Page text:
The Rohingya diaspora itself can play a crucial role in bringing about a change in the state of affairs and thus ending the plight of the community, said experts, policymakers and human rights activists.
The crisis could be resolved by uniting the Rohingya diaspora around the world, they said at a two-day virtual conference ending Wednesday.
Titled "Connecting Rohingya Diaspora: Highlighting the Global Displacement", the conference was organised by ActionAid Bangladesh in association with the Centre for Genocide Studies at the University of Dhaka, and the Centre for Peace and Justice at Brac University.
The conference came to an end through the presentation of "Dhaka Declaration-2020" in the closing ceremony.
On Tuesday, Foreign Secretary Masud Bin Momen attended the inauguration ceremony of the conference as the chief guest.
He said, "Despite Bangladesh's willingness to achieve peaceful repatriation of Rohingya refugees, Myanmar's disinterest is proving to be a major obstacle. A safe zone has to be established in Rakhine under the monitoring of the international community to ensure Rohingya repatriation."
He expressed concerns over the possibility of conflict if the situation prolongs, and urged the international community to put pressure on Myanmar to achieve peaceful repatriation of the Rohingya people.
Professor Dr Imtiaz Ahmed of the international relations at the University of Dhaka, also the director of the Centre for Genocide Studies, said that connecting the Rohingyas inside and outside of Myanmar is a timely issue.
He thanked Gambia for representing the Rohingya genocide case at the International Court of Justice.
Cherno Marenah, solicitor general and legal secretary at the Ministry of Justice, Government of the Republic of The Gambia, said, "In October, Gambia will submit the first memorandum in the case at the International Court of Justice. We are working extremely hard along with international lawyers."
Farah Kabir, country director of ActionAid Bangladesh, said, "We do not want the plight of the Rohingyas to prolong. The Rohingya diaspora itself can play a crucial role in bringing about a change."
This issue can be resolved by uniting the Rohingya diaspora around the world, she added.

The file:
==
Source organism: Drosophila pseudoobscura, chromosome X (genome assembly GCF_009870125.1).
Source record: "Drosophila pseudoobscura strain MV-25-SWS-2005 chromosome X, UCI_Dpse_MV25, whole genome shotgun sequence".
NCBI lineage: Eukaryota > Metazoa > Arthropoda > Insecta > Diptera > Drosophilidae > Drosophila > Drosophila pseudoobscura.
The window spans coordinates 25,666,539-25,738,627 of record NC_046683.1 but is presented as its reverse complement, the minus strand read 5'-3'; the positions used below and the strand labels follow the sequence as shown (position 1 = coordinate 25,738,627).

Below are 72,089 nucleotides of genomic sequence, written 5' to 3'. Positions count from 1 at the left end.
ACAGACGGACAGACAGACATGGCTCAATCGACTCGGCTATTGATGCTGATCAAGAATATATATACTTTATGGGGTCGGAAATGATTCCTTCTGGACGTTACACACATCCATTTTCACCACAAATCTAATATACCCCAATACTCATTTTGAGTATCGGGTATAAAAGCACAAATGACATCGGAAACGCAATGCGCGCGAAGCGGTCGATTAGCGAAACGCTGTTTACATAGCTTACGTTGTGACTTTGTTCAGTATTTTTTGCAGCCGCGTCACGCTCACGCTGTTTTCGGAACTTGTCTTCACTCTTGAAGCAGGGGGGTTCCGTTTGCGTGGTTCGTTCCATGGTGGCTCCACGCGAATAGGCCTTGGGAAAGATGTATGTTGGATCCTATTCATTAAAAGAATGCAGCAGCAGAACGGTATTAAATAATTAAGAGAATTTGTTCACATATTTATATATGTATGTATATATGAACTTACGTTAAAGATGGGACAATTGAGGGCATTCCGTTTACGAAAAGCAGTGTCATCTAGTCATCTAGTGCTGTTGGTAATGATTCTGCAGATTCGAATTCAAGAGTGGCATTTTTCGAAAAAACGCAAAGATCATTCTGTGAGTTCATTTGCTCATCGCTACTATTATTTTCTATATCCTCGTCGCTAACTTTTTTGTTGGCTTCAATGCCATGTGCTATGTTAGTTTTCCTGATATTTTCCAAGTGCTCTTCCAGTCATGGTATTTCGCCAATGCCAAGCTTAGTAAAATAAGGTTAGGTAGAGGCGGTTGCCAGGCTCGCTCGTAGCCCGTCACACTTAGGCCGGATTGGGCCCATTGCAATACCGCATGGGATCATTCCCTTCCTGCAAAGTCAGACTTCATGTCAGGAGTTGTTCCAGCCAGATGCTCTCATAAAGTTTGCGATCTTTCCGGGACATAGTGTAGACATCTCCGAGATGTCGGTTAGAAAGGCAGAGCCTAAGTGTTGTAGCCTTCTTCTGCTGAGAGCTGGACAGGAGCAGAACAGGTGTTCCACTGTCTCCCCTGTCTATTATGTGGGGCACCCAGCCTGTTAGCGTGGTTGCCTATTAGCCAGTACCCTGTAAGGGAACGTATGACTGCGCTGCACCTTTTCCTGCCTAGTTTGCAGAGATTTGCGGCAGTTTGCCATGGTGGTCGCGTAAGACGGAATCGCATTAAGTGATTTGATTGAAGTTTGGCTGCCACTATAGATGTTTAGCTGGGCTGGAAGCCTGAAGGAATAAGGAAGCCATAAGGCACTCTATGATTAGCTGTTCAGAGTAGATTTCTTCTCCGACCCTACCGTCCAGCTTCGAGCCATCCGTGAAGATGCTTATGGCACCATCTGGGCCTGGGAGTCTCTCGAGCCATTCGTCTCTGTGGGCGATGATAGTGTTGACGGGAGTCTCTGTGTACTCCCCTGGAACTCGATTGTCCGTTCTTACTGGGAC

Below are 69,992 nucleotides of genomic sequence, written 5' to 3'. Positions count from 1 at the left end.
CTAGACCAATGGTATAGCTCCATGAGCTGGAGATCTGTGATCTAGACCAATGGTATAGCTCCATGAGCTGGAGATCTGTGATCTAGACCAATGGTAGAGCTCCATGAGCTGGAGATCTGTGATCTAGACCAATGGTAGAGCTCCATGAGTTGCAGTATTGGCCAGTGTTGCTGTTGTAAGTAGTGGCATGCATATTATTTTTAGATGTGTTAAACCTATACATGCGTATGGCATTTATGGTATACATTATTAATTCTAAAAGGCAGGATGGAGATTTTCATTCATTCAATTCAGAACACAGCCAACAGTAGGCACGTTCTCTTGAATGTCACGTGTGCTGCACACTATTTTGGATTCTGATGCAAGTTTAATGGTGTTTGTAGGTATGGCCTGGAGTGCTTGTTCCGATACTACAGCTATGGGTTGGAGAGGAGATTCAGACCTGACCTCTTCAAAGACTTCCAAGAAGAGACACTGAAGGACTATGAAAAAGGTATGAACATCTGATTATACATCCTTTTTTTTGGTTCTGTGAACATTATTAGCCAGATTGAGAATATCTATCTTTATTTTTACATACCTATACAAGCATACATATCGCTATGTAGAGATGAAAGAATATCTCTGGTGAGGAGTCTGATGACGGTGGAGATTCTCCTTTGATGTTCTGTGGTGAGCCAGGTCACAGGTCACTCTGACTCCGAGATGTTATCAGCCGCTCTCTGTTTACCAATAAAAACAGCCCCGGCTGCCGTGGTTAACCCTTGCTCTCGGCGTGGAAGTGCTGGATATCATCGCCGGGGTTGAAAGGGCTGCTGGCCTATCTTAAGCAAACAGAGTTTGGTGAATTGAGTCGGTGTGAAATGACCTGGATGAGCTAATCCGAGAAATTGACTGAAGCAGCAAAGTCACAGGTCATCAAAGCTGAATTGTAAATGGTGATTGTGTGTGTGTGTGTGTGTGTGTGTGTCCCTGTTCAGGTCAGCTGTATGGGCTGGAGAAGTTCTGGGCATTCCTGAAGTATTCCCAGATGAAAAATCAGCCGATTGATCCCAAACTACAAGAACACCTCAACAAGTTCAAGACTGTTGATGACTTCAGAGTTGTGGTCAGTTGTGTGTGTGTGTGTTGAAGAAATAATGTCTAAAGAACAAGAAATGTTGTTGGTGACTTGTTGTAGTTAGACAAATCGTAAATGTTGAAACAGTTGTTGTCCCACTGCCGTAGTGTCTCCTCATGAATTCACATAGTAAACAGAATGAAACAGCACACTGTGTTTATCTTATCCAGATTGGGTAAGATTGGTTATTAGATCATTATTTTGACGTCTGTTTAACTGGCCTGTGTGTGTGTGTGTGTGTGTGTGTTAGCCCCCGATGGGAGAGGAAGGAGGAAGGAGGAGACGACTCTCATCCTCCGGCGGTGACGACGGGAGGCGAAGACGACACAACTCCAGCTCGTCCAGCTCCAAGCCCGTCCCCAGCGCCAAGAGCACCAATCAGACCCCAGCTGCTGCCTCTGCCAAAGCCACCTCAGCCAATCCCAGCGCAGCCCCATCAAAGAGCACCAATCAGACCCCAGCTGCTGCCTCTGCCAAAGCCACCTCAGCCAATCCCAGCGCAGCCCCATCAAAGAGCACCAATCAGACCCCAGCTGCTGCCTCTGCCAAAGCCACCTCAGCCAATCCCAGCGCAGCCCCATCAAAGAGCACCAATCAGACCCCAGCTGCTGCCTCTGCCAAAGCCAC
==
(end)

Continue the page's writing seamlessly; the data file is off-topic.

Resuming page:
Azeem Ibrahim, director of the Centre for Global Policy in Washington DC, said, "It is not easy for the Rohingya diaspora to go back to their country. They will have to unite with other minority communities to resolve this issue."
Yasmin Ullah, a Rohingya activist staying in Canada, said, "Approximately, 1,500 Rohingya refugees are settled in Canada and North America, and most of them are survivors of violation of human rights in Myanmar. The second and the third generations of Rohingyas in Canada and North America suffer from a serious identity crisis as the diaspora is struggling to preserve its culture."
Professor Michimi Muranushi of law at the Gakushuin University in Japan said, "The Japanese government has for years ignored the Rohingya diaspora's requests to acknowledge their refugee issue."
Ma Htike, a PhD student at the Queen Mary University of London, termed the citizenship act of Myanmar 1982 a racist law.
"The implementation of this law has challenged the rights of the minorities of the country."
"Around 135 minority groups were declared indigenous people, and the rest were declared settlers. Due to this act, the Rohingya people lost their citizenship rights which was a violation of human rights," she added.
In order to mark the third anniversary of the massive Rohingya influx into Bangladesh, the conference has presented the miserable scenario of the Rohingya community by listening to the experiences of the Rohingya diaspora, and connecting the Rohingya people living both in and out of Myanmar.
The e-conference was attended by experts, researchers, academicians, human rights activists, and humanitarian workers working on the Rohingya diaspora from 12 countries, including Bangladesh and Myanmar.